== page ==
With younger players, you are better off teaching the two basic approaches: the fast break and the patterned, half-court offense. Each system has its advantages as well as its drawbacks. To put an effective fast break offense in place, you need a team that has great foot speed, is in tremendous shape, and is very good at gathering defensive rebounds and throwing outlet passes to your guards.

In practice, you must work on these fundamentals as well as outlet passing and stamina. Unfortunately, a fast break offense falls apart very quickly if the other team hustles back on defense, and forces your team into a half-court offense.

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Spend roughly 15 minutes on these ballhandling drills at each and every practice. Basic Principles of Ballhandling and Dribbling; Passing and Catching Basics for Youth Basketball; Dribble Drive Basics for Kids; 4-Step Ball Handling Circuit; Beginner Shooting Drills. The third key fundamental is Shooting. The good news is - this is one skill that your players definitely will not object to practicing! Passing Fundamentals good passing is key. Offensive Tips for Youth Players basic, simple offensive tips. Cutting and Faking teach your players how to cut and fake and move without the ball. Setting (and Using) Screens teach how to set good screens.

Ok not to brag or anything but I litterly grew 2 feet after looking at this guide. Hi I'm 18 years old and I'm from London. No one ever taught me basketball and I've learnt stuff from a park by myself playing with friends but I want to play properly. Can anyone recommend me some drills? I'm kind of overwhelmed by everything I've been provided in the ebook. I need a little help. Hey man it all depends on if u love it, or jus wanna get good.

We started out with youth grades 34 teams for about 10 years. Then we started the FUNdamentals 12 teams grade with 8 foot portable baskets and Youth size balls. We added teen league 12 teams but it was only boys wanting to play.. This year we had 2 Teen girls teams. It is for the kids who get cut from tryouts and for those who just don't want to try out or want to play on a school team.

Kids love it, I also have coaches coaching this year that played in it and now their kids are. I have recently become the basketball coach at a small private school. There is talent there but no fundamentals, the last coach was a Soccer coach. I love the game, and I have some knowledge. But I have never coached or played organize ball. I would like to know if there are any websites discussions or links that I can use to help me with their fundamentals, or for me and my coaching as well.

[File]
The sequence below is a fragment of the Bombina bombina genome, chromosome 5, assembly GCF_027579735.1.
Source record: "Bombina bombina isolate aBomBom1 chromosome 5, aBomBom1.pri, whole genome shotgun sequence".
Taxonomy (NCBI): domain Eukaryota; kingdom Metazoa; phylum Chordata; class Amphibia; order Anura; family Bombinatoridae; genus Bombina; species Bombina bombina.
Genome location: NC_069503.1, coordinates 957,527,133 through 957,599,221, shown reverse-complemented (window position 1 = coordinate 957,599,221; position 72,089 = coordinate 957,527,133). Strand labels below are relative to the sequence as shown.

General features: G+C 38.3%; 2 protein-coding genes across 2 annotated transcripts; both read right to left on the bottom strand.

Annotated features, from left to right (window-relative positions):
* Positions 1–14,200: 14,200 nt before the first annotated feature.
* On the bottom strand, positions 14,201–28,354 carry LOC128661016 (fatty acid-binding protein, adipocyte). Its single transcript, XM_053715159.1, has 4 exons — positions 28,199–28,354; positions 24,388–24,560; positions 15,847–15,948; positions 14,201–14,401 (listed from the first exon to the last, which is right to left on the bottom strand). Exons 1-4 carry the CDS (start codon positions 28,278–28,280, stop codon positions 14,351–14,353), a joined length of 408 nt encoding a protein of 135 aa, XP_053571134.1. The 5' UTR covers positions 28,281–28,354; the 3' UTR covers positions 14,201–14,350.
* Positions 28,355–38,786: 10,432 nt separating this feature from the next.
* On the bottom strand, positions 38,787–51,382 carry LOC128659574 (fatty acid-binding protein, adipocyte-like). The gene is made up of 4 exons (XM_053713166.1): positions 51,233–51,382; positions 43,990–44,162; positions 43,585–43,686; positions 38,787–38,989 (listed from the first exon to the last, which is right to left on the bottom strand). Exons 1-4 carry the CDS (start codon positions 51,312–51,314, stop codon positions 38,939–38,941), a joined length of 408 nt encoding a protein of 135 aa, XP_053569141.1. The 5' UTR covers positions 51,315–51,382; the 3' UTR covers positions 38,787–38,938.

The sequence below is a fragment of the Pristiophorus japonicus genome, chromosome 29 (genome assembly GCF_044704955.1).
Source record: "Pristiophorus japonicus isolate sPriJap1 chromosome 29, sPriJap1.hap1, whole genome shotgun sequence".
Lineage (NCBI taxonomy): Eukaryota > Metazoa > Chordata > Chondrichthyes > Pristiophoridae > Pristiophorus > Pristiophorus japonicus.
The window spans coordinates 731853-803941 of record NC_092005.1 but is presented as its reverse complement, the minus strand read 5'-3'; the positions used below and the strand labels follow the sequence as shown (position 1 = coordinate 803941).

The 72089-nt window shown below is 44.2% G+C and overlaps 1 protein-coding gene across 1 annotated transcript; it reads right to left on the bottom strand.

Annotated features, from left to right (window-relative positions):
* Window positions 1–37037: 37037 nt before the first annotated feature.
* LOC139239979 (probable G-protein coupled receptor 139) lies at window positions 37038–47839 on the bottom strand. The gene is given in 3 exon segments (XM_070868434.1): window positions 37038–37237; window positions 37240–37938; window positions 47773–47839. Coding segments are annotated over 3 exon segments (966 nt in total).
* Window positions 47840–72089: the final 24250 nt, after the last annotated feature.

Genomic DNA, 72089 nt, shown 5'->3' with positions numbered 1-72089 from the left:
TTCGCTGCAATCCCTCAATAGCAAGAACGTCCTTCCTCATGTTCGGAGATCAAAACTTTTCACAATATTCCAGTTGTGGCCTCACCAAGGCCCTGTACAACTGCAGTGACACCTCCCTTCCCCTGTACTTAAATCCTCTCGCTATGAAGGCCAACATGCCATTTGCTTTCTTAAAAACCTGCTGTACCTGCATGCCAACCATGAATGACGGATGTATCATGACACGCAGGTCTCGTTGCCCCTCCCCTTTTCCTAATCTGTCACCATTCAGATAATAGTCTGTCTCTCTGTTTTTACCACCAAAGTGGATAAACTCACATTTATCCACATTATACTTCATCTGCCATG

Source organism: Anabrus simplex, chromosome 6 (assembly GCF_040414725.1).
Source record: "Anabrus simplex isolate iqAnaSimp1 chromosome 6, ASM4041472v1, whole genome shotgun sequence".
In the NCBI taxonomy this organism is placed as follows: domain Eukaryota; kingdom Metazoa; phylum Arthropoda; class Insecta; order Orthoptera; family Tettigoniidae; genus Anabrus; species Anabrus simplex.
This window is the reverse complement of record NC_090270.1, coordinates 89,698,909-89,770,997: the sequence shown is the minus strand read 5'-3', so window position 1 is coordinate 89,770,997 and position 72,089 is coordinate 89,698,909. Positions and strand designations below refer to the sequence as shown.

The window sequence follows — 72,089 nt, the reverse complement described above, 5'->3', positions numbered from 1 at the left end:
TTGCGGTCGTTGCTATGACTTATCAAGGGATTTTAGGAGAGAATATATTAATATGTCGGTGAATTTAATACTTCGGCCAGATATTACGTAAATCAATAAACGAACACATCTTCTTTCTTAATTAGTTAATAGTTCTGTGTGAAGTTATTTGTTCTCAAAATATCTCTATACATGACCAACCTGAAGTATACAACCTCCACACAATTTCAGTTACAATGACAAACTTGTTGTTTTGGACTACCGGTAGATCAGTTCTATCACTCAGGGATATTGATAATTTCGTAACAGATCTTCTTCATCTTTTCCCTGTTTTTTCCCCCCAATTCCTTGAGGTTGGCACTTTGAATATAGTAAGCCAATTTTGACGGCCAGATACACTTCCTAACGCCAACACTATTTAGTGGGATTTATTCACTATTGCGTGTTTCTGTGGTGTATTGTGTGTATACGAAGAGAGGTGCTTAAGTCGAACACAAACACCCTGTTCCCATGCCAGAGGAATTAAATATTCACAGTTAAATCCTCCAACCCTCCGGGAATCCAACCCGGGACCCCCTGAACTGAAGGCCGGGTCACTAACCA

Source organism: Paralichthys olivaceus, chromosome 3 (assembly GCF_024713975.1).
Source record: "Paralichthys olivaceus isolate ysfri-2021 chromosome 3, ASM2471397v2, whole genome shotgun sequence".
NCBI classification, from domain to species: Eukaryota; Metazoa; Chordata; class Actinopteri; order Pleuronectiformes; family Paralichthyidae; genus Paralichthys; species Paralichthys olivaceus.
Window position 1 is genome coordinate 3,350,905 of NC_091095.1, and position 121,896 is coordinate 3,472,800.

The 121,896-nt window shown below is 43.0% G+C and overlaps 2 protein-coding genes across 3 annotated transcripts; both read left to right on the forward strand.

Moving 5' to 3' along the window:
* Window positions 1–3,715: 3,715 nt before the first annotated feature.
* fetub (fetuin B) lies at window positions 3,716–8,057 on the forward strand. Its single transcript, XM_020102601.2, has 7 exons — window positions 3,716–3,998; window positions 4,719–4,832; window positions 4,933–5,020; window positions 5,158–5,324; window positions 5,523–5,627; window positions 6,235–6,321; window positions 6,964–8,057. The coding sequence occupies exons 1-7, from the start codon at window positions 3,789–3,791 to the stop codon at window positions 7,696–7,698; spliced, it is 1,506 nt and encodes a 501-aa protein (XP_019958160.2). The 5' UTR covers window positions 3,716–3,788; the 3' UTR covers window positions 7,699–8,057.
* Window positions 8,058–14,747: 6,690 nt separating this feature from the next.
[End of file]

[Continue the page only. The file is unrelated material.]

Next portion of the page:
Yes Ken I also find the jump-stop layup in effect a short jump shot off the backboard is a great way to introduce layups. Footwork at that age is a major stumbling block, and even with repeated practice in a mini-game setting the footwork evaporates, the kids are excited, etc.

Kids have to first wrap their heard - and bodies - around the concept of going off the board. Wall shooting helps this. For layups we do a lot of stationary balance drills that seem to help. In my last year I worked with girls and found that a jump stop lay up was more effective. I even found some boys teans doing this after awhile You might try that. Hi, I have a 8 yr old sister I've been working with for 3 years now and she cant seem to grip the concept of how to do a lay up.

She knows how to go towards the basket but ends up taking a very close jump shot. What do u recommend I do to get her to get better? Jeff - I agree with Ken. I would not spend time trying to get them to memorize plays. Teach them fundamentals and run a motion. Keep working on the fundamentals You could run a 5 out open post offense, pass and cut to the basket You need one simple inbounds play All kids get to play,we have to sub every 4 mins.

I have two kids that can handle the ball pretty good,but i split them up so one of them can bring the ball up when I sub forn them. I have a 1hr practice once a wk. Like to give them some kind of motion offense to try,but don't know if some of them would help them,been mostly working on screens and pick and rolls because it's mostly play ground basketball out there.

Is it worth any practice time to work on a out of bounds play or set play,or stay with the fundamentals. Thank you. Dear Jeff;Yes,starting coaching a YMCA league of yr olds of girls and boys mixed,actually only 2 girls on my have team including my daughter. We have played 3 games and lost all although they were close games. We have only 1 day of practice a week and games on Sat.